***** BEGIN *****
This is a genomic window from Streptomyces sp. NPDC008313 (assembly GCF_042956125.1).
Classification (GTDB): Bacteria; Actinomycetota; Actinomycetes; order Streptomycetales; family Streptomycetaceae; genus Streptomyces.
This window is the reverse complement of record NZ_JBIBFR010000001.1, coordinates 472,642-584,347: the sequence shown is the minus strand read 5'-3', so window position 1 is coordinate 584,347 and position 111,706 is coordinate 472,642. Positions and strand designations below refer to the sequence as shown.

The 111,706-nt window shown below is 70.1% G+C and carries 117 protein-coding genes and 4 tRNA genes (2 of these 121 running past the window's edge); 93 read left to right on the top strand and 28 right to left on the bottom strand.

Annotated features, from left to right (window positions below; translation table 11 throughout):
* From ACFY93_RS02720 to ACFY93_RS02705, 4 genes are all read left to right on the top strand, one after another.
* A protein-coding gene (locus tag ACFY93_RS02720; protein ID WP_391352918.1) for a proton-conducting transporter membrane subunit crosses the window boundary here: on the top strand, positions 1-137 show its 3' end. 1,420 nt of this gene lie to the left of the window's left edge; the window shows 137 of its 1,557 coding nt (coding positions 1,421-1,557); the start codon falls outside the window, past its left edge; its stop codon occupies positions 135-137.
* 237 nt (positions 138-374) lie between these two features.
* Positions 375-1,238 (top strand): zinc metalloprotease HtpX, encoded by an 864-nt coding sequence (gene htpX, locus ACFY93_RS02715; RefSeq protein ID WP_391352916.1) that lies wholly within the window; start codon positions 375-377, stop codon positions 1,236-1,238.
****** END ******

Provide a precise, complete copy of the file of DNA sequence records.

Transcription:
This is a genomic window from Streptomyces sp. NPDC008313 (assembly GCF_042956125.1).
Classification (GTDB): Bacteria; Actinomycetota; Actinomycetes; order Streptomycetales; family Streptomycetaceae; genus Streptomyces.
This window is the reverse complement of record NZ_JBIBFR010000001.1, coordinates 472,642-584,347: the sequence shown is the minus strand read 5'-3', so window position 1 is coordinate 584,347 and position 111,706 is coordinate 472,642. Positions and strand designations below refer to the sequence as shown.

The 111,706-nt window shown below is 70.1% G+C and carries 117 protein-coding genes and 4 tRNA genes (2 of these 121 running past the window's edge); 93 read left to right on the top strand and 28 right to left on the bottom strand.

Annotated features, from left to right (window positions below; translation table 11 throughout):
* From ACFY93_RS02720 to ACFY93_RS02705, 4 genes are all read left to right on the top strand, one after another.
* A protein-coding gene (locus tag ACFY93_RS02720; protein ID WP_391352918.1) for a proton-conducting transporter membrane subunit crosses the window boundary here: on the top strand, positions 1-137 show its 3' end. 1,420 nt of this gene lie to the left of the window's left edge; the window shows 137 of its 1,557 coding nt (coding positions 1,421-1,557); the start codon falls outside the window, past its left edge; its stop codon occupies positions 135-137.
* 237 nt (positions 138-374) lie between these two features.
* Positions 375-1,238 (top strand): zinc metalloprotease HtpX, encoded by an 864-nt coding sequence (gene htpX, locus ACFY93_RS02715; RefSeq protein ID WP_391352916.1) that lies wholly within the window; start codon positions 375-377, stop codon positions 1,236-1,238.